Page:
U NCLE PAUL had rightly said, the evening before, that clouds are nothing but fog floating high in the air instead of spreading over the earth; but he had not said what fogs are composed of and how formed. So the next day he continued his talk of clouds.
"When Mother Ambroisine hangs the clothes she has just washed on the line, what does she do it for? To dry the linen, to free it from the water with which it is saturated. Well, what becomes of this water, if you please?"
"It disappears, I know," answered Jules, "but I should find it very hard to tell what becomes of it."
"This water is dissipated in the air, where it dissolves and becomes as invisible as the air itself. When you wet a heap of dry sand, the water permeates it throughout and disappears. It is true that the sand then takes a different appearance: it was dry before, it is wet afterward. The sand drinks the water that comes into contact with it. Air does the same: it drinks the moisture from the linen and becomes damp itself; and it drinks it so completely that all—air and water—remain as invisible as if the air held no foreign substance. Vapor is the name given to water thus made invisible, or in some sort aërial, that is to say resembling the air; and the reduction of water to this new state is called evaporation. The moisture of the linen we wish to dry evaporates; the water is dissipated in the air and thus becomes invisible vapor, which spreads in every direction at the will of the wind. The warmer it is, the quicker and more abundant the evaporation. Have you not noticed that a wet handkerchief dries very quickly in a hot sun, and loses its moisture only very slowly if the weather is cloudy and cold?"
"Mother Ambroisine is always very glad when she has a fine day for her washing," Claire remarked.
"Remember, too, what happens after watering the garden.
When, at close of a very warm day, we have to give a drink
to those poor plants dying of thirst, something like this
happens: The pump runs at its utmost capacity; you all make
haste with your watering-pots; one goes here, another there,
carrying water to the suffering plants,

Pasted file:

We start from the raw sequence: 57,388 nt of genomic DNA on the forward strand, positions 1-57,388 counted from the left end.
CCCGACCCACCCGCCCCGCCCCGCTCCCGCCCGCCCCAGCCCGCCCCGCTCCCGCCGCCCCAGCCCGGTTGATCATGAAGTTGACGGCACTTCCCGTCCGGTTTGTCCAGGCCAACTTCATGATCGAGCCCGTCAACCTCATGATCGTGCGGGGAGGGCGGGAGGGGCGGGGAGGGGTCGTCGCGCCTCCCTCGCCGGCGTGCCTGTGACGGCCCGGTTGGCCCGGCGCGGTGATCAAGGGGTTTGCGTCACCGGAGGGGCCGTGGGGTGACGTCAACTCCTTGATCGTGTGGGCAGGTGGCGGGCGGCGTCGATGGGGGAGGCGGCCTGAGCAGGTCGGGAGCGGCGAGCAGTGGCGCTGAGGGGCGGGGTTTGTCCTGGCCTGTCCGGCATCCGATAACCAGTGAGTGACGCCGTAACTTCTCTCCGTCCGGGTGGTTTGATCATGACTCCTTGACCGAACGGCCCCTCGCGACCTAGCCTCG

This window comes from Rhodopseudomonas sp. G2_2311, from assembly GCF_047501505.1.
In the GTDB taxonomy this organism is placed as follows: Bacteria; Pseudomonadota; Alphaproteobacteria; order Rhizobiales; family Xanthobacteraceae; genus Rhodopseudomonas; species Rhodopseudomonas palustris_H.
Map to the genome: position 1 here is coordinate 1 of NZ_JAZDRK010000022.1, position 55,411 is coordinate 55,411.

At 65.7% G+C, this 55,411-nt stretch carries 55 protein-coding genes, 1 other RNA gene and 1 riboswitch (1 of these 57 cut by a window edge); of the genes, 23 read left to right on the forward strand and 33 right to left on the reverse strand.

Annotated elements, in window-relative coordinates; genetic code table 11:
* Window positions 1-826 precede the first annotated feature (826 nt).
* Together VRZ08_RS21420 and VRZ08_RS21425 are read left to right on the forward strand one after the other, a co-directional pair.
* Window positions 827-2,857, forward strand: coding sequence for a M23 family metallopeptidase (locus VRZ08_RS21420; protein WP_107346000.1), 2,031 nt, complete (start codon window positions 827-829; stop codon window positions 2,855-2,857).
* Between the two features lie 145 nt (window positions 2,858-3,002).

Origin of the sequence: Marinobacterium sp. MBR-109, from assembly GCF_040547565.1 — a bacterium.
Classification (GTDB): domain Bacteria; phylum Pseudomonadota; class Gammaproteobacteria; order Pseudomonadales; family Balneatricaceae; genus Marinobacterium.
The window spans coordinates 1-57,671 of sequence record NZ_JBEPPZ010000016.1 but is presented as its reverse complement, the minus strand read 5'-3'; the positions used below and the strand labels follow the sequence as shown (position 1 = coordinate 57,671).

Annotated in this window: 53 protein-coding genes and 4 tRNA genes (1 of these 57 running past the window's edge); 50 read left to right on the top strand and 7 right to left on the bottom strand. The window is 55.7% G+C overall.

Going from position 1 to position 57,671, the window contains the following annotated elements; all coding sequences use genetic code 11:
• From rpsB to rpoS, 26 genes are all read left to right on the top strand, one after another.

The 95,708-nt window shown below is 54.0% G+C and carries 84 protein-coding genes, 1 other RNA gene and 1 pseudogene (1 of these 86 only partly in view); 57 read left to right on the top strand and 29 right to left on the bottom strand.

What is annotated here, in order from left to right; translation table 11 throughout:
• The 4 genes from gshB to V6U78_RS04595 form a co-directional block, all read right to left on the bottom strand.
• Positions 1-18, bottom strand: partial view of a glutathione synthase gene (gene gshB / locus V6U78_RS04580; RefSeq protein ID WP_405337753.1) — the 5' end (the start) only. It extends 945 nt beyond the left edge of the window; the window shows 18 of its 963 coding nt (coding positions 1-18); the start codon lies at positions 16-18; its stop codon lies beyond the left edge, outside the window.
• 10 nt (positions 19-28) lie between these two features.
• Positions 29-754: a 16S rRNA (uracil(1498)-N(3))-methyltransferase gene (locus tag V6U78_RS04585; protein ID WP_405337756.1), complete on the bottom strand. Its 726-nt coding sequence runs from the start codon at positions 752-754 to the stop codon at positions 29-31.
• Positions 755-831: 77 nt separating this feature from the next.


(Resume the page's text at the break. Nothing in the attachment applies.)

"In watering my garden," answered Jules, "I did not think I
was watering the air more than anything else. But I see now:
air is the great drinker. Of the contents of a
"And if you exposed a plateful of water to the sun what would finally become of it?"
"I will answer that," Emile hastened to reply. "Little by little, the water would turn into invisible vapor and there would be nothing but the plate left."
"What takes place at the expense of a plate of water, and of the moisture of the soil or wet linen, takes place also, on a vast scale, over the entire surface of the earth. The air is in contact with damp soil, with innumerable sheets of water, lakes, marshes, streams, rivers, brooks, above all with the sea, the immense sea, which presents thrice as much surface as the dry land. The great drinker, as Jules calls it, the air, must therefore drink to satiety and everywhere and always contain moisture, sometimes more, sometimes less, according to the heat.
"The air that is around us now, that invisible air in which the eye distinguishes nothing, nevertheless contains water that can be made visible. The means is very simple; all that is necessary is to cool the air a little. When you squeeze a wet sponge with the hand, you make water ooze out of it. Cold acts on moist air very much as the pressure of the hand on the sponge: it causes the moisture to distil in the form of minute drops. If Claire will go to the pump and fill a bottle with very cold water, I will show you this curious experiment."
Claire went to the kitchen and came back with a bottle full
of the coldest water possible. Her uncle took the bottle,
wiped it well with his handkerchief so that no trace of
moisture should remain on the outside, and put it on an
Now the bottle, at first perfectly clear, becomes covered with a kind of fog which tarnishes its transparency: then little drops appear, run down its sides, and fall into the plate. At the end of a quarter of an hour there was enough water accumulated in the plate to fill a thimble.
"The drops of water now running down the outside of the bottle," Uncle Paul explained, "do not come, it is very clear, from the inside, for glass cannot be pierced by water. They come from the surrounding air, which cools off on touching the bottle and lets its moisture distil. If the bottle were colder, if full of ice, the deposit of liquid drops would be more abundant."
"The bottle reminds me of something of the same kind," said Claire. "When you fill a perfectly clean glass with very cold water, the outside of the glass immediately tarnishes and looks as if badly washed."
"That again is the surrounding air depositing its moisture on the cold side of the glass."
"Is that invisible moisture contained in the air abundant?" asked Jules.
"The invisible vapor of the air is always a thing so subtle, so disseminated, that it would take enormous volumes to make a small quantity of water. During the heat of summer, when the air holds the most vapor, it takes 60,000 liters of moist air to furnish one liter of water."
"That is very little," was Jules's comment.
"It is a great deal if one thinks of the immense volume of the atmosphere," replied his uncle, and then added:
"The experiment of the bottle teaches us two things: first, there is always invisible vapor in the air; in the second place, this vapor becomes visible and changes into fog, then into drops of water, by cooling. This return of invisible vapor to visible vapor or fog, then to a state of water, is called condensation. Heat reduces water to invisible vapor, and cold condenses this vapor, that is to say brings it back to a liquid state or at least to the state of visible vapor or fog. We will have the rest this evening."